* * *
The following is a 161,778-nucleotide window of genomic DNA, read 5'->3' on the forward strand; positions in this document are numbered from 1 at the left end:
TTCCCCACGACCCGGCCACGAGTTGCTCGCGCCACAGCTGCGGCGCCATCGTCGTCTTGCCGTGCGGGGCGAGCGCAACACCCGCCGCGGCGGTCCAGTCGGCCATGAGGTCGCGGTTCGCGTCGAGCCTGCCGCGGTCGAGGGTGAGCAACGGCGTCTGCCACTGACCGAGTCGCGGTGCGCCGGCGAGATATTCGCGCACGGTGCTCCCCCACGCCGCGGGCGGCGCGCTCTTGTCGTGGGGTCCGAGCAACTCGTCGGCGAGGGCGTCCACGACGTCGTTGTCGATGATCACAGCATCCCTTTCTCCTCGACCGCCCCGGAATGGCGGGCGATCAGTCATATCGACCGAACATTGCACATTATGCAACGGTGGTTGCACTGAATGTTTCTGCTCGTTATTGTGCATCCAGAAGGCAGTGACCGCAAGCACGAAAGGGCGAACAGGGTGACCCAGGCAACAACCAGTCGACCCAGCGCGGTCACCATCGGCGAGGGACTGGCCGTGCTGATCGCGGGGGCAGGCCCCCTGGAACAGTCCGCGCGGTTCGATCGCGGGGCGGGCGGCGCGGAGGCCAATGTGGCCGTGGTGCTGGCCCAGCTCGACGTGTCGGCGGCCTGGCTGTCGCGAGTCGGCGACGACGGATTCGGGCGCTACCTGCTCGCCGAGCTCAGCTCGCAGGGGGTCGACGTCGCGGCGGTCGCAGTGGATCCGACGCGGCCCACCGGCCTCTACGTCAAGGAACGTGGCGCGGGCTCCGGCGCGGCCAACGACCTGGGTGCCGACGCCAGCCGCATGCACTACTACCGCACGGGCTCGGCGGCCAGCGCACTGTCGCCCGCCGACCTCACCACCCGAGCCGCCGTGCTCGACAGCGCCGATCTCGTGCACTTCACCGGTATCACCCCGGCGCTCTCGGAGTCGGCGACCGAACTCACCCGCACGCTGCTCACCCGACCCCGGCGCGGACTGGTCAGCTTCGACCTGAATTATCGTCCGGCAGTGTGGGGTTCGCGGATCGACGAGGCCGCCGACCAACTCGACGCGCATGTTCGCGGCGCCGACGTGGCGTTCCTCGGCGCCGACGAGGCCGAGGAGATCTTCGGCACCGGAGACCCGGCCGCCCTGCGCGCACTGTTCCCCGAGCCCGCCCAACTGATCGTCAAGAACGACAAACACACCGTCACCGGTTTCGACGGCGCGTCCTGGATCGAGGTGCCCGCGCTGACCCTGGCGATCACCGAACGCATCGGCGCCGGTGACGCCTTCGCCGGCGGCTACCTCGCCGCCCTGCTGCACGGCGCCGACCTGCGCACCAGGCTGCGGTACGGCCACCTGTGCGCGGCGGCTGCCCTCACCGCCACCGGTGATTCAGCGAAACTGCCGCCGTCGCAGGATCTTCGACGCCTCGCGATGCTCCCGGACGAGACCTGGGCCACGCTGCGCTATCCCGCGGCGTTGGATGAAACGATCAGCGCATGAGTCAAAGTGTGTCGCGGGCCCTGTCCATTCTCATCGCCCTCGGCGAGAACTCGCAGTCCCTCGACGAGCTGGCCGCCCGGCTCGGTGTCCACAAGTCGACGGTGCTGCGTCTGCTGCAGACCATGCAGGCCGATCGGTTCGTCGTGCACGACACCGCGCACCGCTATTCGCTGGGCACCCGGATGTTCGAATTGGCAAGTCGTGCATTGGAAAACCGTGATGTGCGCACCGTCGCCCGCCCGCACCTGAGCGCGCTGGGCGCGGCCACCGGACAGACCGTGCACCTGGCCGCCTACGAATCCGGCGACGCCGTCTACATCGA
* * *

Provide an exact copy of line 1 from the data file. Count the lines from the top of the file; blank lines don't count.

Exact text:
The following is a 161,778-nucleotide window of genomic DNA, read 5'->3' on the forward strand; positions in this document are numbered from 1 at the left end: